I was born and raised in California, and never have I heard someone say that we need more corporate money funneled into our elections. If you spoke with Californians from Los Angeles to Eureka, it’s unlikely anyone would willingly surrender our democracy to special interest groups, let alone to a major corporation like Chevron.
And if you spoke with the people of Richmond, California, who were outspent by Chevron nearly 20-to-1 in the last election cycle, they would tell you about the hard-won fight for their democracy. In 2014, Chevron dumped more than $3 million into municipal elections in a town of 107,000 in an attempt to select pro-industry candidates to the City Council and mayor’s office. They rolled the dice and lost.
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Chevron’s efforts to “buy Richmond’s election” caught national media attention, while grassroots organizations quickly mobilized to counteract the spending. Thanks to California’s campaign finance disclosure laws, it was not hard to follow Chevron’s multimillion-dollar spending spree, which included a barrage of glossy mailers and aggressive billboard campaigns.
Although Chevron is Richmond’s highest taxpayer and largest employer, the corporation’s relationship with the community has been strained since a major fire broke out at one of Chevron’s two Richmond oil refineries. The 2012 fire endangered workers and miles of coastline, sending nearly 15,000 people to the hospital for respiratory complaints. Chevron pleaded no contest to six criminal charges related to the fire and agreed to pay $2 million in fines in a plea deal reached with state and county prosecutors.
The following year, the Richmond City Council voted to sue Chevron for “a continuation of years of neglect, lax oversight and corporate indifference to necessary safety inspection and repairs.” As the Contra Costa Times explained, “The city’s lawsuit could cost the company hundreds of millions in damages, and a new City Council majority sympathetic to Chevron could squelch the suit or pave the way for a settlement more favorable to the oil giant.”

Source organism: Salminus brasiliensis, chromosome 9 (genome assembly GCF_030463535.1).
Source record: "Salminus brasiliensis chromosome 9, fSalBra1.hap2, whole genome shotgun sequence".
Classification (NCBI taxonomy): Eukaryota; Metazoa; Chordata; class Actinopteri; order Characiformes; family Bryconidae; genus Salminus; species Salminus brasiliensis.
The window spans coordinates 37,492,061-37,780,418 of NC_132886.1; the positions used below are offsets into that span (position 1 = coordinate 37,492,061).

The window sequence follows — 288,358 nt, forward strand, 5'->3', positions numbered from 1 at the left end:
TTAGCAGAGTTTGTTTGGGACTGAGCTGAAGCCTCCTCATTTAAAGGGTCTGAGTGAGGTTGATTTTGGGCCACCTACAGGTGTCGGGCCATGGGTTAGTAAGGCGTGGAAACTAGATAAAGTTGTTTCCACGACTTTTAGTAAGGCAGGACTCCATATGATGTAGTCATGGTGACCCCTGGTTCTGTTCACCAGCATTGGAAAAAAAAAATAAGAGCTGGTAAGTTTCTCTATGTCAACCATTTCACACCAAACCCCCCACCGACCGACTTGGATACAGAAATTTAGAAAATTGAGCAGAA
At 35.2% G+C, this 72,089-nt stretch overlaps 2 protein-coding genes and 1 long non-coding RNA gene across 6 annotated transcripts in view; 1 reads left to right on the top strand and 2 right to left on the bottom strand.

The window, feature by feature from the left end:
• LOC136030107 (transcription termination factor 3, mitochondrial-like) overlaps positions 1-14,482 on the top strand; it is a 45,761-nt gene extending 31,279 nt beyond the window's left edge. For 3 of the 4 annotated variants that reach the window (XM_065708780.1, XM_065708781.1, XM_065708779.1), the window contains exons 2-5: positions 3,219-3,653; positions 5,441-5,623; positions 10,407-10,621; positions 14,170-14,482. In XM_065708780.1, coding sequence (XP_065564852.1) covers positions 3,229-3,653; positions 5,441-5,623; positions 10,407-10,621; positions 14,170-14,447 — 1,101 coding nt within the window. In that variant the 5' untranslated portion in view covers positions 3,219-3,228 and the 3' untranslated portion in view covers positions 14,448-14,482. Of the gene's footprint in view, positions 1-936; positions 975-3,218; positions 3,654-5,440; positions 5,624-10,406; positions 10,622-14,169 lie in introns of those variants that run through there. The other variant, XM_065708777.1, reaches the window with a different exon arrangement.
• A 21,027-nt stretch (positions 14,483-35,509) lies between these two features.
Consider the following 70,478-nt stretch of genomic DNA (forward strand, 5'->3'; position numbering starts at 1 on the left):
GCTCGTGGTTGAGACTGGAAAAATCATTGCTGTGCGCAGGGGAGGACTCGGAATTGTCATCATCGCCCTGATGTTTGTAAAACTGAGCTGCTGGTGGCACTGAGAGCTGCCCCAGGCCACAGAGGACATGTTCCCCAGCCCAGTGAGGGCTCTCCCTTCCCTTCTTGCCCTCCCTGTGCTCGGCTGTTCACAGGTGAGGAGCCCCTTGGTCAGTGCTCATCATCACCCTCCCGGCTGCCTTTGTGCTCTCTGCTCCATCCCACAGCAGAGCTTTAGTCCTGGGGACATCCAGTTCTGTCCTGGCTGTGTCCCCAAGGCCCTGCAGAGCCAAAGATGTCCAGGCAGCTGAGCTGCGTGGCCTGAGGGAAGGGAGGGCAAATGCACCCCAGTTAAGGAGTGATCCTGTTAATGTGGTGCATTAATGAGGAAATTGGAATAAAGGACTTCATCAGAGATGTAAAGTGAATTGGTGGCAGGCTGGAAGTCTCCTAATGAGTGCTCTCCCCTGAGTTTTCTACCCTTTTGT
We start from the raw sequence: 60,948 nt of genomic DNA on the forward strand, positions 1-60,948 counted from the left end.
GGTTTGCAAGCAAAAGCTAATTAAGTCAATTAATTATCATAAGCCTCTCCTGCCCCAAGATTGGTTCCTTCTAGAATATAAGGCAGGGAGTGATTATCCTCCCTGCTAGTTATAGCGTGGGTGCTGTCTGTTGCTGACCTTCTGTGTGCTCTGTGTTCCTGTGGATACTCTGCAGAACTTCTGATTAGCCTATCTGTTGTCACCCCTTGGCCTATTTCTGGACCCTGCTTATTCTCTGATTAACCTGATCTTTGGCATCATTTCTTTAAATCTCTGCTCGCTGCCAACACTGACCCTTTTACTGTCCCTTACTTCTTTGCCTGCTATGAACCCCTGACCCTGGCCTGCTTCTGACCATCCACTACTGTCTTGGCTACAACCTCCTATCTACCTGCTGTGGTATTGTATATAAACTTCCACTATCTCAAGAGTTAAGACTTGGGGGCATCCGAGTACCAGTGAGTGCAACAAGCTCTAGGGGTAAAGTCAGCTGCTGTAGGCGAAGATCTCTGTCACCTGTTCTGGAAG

Chevron had an opportunity to address these grievances and to mend ties with the community, but it instead used its unlimited resources to silence the concerns of the people. In a city where the median income is less than $52,000, Chevron’s 2014 election spending bordered on overkill given the “small war chests of its opponents.” The corporation’s “investment” in Richmond’s elections demonstrates more than an interest in local politics, rather it suggests the possibility that the corporation was trying to select candidates likely to rollback regulations to the detriment and safety of our climate, our communities and its workers.
The people of Richmond are paying the price, but it’s Chevron’s shareholders who are footing the bill for the company’s failed political gambles. While Chevron may have positioned itself as a corporation benefitting from the “free-speech” rights provided by the 2010 Citizens United ruling, Chevron’s spending proved wasteful, given the victory of people-powered Progressive candidates.
Until legislation is passed that calls for more disclosure and limits on campaign spending, it is up to Chevron’s shareholders to hold the company accountable for its political missteps.
On May 27, in San Ramon, California, the Sierra Club, joined by a coalition of Richmond leaders and Chevron shareholders, will deliver nearly 100,000 petition signatures in support of a shareholder resolution calling on the company to stop funneling corporate assets into elections. A similar proposal was submitted in 2013, but the national spotlight on Richmond’s elections has renewed the momentum calling for a lasting solution to getting big oil money out of our democracy – or at least local elections.
Maybe this time Chevron will get the message: Oil and democracy don’t mix.